Random DNA Copying Causes Most Cancer Mutations

June 07, 2017 by Elisa Becze BA, ELS, Editor

Researchers at Johns Hopkins Kimmel Cancer Center have demonstrated that random, unpredictable DNA copying mistakes account for nearly two-thirds of the mutations that cause cancer. The results were reported in Science (http://science.sciencemag.org/content/355/6331/1330.full).

Using a new mathematical model, the researchers analyzed DNA sequencing data from the Cancer Genome Atlas and epidemiologic data from the Cancer Research UK database to determine how many critical mutations were caused by environmental factors, heredity, and random copying errors.

The results differed by cancer type. They found, for example, that for pancreatic cancer, 77% of mutations are from random DNA copying errors, 18% from environmental factors (e.g., smoking), and 5% from heredity. For cancers such as prostate, brain, or bone, more than 95% of mutations are from random copying errors. Lung cancer trended in a different direction: 65% of all mutations are from environmental factors (e.g., smoking) and 35% from random copying errors; inherited factors did not play a role in lung cancer. Across all 32 cancer types in the study, the researchers estimated that 66% of mutations were from copying errors, 29% from lifestyle or environment, and 5% were inherited.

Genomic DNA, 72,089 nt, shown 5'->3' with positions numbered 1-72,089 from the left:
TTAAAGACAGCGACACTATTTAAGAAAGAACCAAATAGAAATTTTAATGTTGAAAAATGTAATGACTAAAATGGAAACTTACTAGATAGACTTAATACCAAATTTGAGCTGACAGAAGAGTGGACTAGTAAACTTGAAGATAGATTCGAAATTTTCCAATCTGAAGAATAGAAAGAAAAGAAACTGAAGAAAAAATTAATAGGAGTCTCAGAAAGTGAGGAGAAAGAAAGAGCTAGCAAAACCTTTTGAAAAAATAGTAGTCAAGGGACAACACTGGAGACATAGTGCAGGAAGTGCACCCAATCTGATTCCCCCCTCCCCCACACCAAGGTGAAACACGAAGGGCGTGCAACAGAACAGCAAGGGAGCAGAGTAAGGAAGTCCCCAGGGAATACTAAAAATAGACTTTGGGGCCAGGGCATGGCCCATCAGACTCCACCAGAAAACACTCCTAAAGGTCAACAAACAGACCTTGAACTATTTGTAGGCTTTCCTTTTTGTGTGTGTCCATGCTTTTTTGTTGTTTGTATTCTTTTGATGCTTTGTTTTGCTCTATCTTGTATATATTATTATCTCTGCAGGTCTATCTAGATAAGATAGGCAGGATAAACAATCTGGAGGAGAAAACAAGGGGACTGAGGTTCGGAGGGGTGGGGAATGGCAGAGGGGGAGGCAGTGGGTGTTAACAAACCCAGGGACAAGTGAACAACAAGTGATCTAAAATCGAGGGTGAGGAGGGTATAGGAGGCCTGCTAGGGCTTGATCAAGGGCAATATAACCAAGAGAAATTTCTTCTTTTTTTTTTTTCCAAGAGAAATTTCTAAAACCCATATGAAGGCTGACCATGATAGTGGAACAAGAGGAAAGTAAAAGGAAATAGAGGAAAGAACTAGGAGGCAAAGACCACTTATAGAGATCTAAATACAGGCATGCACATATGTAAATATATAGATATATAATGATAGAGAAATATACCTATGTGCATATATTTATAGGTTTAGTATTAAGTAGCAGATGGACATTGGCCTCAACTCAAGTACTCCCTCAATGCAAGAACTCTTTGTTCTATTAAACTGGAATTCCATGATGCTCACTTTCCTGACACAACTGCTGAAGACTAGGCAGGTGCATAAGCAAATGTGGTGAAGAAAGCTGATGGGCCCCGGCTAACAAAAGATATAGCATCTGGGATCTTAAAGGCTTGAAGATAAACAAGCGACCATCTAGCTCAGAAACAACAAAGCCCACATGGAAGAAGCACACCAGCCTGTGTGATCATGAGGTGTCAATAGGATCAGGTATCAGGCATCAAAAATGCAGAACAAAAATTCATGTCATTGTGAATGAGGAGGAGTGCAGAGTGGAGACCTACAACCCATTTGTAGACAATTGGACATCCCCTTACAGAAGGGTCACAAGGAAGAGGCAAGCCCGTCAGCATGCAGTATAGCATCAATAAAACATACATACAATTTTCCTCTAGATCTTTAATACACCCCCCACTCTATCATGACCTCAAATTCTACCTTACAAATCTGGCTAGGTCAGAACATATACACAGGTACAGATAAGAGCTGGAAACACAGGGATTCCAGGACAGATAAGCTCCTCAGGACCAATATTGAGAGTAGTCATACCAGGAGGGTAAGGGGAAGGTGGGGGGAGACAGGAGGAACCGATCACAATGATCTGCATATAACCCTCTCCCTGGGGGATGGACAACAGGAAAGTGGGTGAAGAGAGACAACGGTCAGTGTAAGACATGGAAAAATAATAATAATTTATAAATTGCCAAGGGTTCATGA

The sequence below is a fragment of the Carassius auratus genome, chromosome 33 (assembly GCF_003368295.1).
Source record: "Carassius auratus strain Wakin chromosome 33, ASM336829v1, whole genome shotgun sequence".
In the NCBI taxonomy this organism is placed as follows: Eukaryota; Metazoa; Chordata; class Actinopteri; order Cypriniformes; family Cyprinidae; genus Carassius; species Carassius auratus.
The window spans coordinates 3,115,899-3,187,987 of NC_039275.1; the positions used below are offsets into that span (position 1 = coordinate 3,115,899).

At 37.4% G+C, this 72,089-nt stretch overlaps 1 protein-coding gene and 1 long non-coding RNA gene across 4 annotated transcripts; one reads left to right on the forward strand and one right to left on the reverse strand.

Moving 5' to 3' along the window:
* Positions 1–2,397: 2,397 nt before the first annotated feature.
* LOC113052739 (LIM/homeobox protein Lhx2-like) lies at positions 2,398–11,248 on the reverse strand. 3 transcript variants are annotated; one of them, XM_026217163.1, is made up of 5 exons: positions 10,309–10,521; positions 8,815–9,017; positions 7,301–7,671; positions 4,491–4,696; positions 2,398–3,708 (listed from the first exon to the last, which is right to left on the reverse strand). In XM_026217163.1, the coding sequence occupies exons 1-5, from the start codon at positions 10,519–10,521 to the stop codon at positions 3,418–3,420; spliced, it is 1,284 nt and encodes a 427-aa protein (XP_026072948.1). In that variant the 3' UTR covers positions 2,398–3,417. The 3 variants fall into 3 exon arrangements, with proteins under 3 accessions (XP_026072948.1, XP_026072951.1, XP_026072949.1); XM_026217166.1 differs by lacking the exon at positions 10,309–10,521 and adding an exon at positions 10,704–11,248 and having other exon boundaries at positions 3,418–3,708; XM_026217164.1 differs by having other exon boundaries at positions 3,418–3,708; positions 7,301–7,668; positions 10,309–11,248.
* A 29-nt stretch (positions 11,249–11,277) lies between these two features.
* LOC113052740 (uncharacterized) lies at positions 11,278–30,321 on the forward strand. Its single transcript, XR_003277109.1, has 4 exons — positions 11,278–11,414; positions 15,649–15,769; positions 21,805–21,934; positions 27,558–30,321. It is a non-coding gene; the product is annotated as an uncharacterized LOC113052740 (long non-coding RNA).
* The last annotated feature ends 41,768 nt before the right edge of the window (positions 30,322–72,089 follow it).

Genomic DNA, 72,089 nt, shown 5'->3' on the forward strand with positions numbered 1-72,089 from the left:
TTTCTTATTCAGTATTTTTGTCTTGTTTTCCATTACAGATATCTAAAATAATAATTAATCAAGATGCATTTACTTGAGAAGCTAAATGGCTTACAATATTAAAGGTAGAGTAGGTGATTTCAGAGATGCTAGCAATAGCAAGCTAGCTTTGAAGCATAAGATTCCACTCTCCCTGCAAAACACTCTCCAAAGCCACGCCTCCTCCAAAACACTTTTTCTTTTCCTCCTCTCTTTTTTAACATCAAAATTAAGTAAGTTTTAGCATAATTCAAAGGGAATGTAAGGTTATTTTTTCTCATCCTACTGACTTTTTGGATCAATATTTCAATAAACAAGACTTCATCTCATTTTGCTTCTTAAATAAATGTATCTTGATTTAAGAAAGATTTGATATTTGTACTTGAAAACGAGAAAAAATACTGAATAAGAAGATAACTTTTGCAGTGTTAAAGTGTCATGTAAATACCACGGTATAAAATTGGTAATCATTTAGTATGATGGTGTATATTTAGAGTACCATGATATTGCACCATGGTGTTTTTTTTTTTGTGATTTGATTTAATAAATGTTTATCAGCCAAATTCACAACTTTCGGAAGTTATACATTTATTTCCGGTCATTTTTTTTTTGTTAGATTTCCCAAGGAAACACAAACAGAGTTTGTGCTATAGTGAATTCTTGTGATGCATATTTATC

The researchers said that their findings are supported by other epidemiologic studies that show that approximately 40% of cancers can be prevented with environmental or lifestyle measures. They said that their study’s findings provide rationale for why people who follow all healthy living recommendations and have no family history of cancer may still develop the disease. They advised that random DNA copying errors become more relevant in aging populations, which have more opportunity for cells to make those errors.

For oncology nurses, the findings reinforce the importance of patients adhering to appropriate screening guidelines, even when healthy lifestyle or lack of family history may make patients feel that screening isn’t necessary.

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